Melissa Aldana

From Wikipedia, the free encyclopedia
Jump to navigation Jump to search
Melissa Aldana
Born (1988-12-03) 3 December 1988 (age 31)
Santiago, Chile
InstrumentsTenor saxophone
Years active2004–present

Melissa Aldana (born 3 December 1988) is a Chilean tenor saxophone player, who performs both as a soloist and with her band Melissa Aldana & Crash Trio.[1]

Life and career[edit]

Early life and training[edit]

Aldana was born in Santiago, Chile.[1] She began playing the saxophone when she was six,[2] under the influence and tuition of her father Marcos Aldana, also a professional saxophonist.[3][2] Aldana began with alto, influenced by artists such as Charlie Parker, Cannonball Adderley and Michael Brecker.[3] However, upon first hearing the music of Sonny Rollins, she switched to tenor; the first tenor saxophone she used was a Selmer Mark VI that had belonged to her grandfather.[3][1]

She started performing in Santiago jazz clubs in her early teens.[3][2] In 2005, after meeting him while he was on tour in Chile, she was invited by pianist Danilo Pérez to play at the Panama Jazz Festival,[3][1] as well as a number of auditions at music schools in the USA.[1] As a result of these introductions she went on to attend the Berklee College of Music in Boston, where her tutors included Joe Lovano, George Garzone, Frank Tiberi, Greg Osby, Hal Crook, Bill Pierce, and Ralph Peterson.[3][2]

Professional success[edit]

Aldana graduated from Berklee in 2009, relocating to New York City to study under George Coleman.[3] She recorded her first album, Free Fall,[2] released on Greg Osby's Inner Circle Music imprint in 2010.[3][1] Her live shows in this period included performances at the Blue Note Jazz Club and the Monterey Jazz Festival,[2] and her second album, Second Cycle, was released in 2012.[1] In 2013, aged 24, she was the first female musician and the first South American musician to win the Thelonious Monk International Jazz Saxophone Competition, in which her father had been a semi-finalist in 1991.[3][4][2] The prize was a $25,000 scholarship, and a recording contract with Concord Jazz.[5] Reporting her win, the Washington Post described Aldana as representing "a new sense of possibility and direction in jazz".[3]

In addition, Aldana has been awarded the Altazor National Arts Award of Chile, and the Lincoln Center's Martin E. Segal Award.[3] She has played concerts alongside artists such as Peter Bernstein, Kevin Hays, Christian McBride and Jeff "Tain" Watts,[3] and many festivals including the Copenhagen Jazz Festival, Twin Cities Jazz Festival, Umbria Jazz, Vienna Jazz Festival and Providencia Jazz Festival in Chile.[3] She also performed with Jimmy Heath at the 2014 NEA Jazz Masters Award Ceremony, and was invited to Jazz at Lincoln Center by Wynton Marsalis.[1]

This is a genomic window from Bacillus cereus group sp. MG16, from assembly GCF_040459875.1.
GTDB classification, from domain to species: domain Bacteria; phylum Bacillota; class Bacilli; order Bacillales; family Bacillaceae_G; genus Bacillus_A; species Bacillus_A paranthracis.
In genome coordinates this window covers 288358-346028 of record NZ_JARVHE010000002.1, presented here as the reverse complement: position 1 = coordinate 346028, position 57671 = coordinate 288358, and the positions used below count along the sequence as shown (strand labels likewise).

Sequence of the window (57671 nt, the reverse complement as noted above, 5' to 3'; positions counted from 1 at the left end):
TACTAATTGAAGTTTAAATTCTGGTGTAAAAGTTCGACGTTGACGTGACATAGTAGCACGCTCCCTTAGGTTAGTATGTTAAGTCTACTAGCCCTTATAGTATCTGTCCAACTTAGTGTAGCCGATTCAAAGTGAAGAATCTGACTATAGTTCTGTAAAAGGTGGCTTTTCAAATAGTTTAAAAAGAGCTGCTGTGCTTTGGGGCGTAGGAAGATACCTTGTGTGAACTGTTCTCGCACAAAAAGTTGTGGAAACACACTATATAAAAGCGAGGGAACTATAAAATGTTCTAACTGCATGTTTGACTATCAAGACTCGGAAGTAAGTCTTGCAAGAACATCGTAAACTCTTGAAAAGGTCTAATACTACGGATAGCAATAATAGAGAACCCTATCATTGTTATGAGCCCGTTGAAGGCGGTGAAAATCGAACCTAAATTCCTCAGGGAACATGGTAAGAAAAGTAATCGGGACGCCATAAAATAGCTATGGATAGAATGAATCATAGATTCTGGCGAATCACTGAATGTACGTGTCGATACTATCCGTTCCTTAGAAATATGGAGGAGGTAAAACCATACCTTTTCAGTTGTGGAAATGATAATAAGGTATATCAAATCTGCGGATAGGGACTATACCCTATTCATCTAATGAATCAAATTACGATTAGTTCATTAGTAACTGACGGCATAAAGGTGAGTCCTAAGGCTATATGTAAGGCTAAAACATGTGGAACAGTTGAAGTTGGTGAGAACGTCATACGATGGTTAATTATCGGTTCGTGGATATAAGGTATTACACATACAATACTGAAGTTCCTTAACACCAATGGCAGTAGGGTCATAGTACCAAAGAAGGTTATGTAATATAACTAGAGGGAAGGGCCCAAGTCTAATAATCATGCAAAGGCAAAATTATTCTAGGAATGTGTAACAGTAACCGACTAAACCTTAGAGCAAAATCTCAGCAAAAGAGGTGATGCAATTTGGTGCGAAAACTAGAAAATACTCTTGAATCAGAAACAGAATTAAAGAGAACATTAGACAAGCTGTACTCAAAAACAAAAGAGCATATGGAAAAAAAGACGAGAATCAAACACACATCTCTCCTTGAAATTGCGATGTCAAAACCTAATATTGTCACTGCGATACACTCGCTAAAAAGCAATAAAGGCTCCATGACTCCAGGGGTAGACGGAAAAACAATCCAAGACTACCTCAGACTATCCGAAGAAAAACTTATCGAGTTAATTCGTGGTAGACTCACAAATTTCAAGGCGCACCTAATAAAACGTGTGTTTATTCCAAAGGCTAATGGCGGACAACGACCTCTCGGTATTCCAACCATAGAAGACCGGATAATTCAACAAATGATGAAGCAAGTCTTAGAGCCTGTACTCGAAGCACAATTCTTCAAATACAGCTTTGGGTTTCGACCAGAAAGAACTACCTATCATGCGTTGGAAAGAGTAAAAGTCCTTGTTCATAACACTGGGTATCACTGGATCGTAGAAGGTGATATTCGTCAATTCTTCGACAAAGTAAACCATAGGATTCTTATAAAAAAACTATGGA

Melissa Aldana & Crash Trio[edit]

In 2012 Aldana had formed a group, Melissa Aldana & Crash Trio, with Cuban drummer Francisco Mela and Chilean bassist Pablo Menares, a friend from the jazz scene in Santiago several years prior.[1][4] In July 2014 this group released their self-titled debut album on Concord Jazz,[3] a recording deal that had formed part of Aldana's prize for winning the Thelonious Monk Award.[1] The group released their second album in March 2016 entitled Back Home, on Wommusic, with drummer Mela replaced by Jochen Rueckert.[1]

Personal life[edit]

Aldana lives in Washington Heights, Manhattan.[5]


Title As Release date Label
Free Fall Melissa Aldana 2010 Inner Circle
Second Cycle Melissa Aldana 2012 Inner Circle
Melissa Aldana & Crash Trio Melissa Aldana & Crash Trio July 2014 Concord Jazz
Back Home Melissa Aldana March 2016 Wommusic
Visions Melissa Aldana May 2019 Motéma Music


  1. ^ a b c d e f g h i j k Jurek, Thom. "Melissa Aldana - biography and history". Retrieved 3 December 2016.
  2. ^ a b c d e f g "The Top 10 Female Jazz Musicians You Should Know". Archived from the original on 2016-11-27. Retrieved 2016-11-27.
  3. ^ a b c d e f g h i j k l m n "Melissa Aldana". Thelonius Monk Institute of Jazz. Retrieved 3 December 2016.
  4. ^ a b Jurek, Thom. "Melissa Aldana & Crash Trio - Melissa Aldana & Crash Trio". Allmusic. Retrieved 3 December 2016.
  5. ^ a b Russonello, Giovanni (13 July 2014). "Meet Melissa Aldana, jazz's next tenor sax great". Jazz Times. Retrieved 3 December 2016.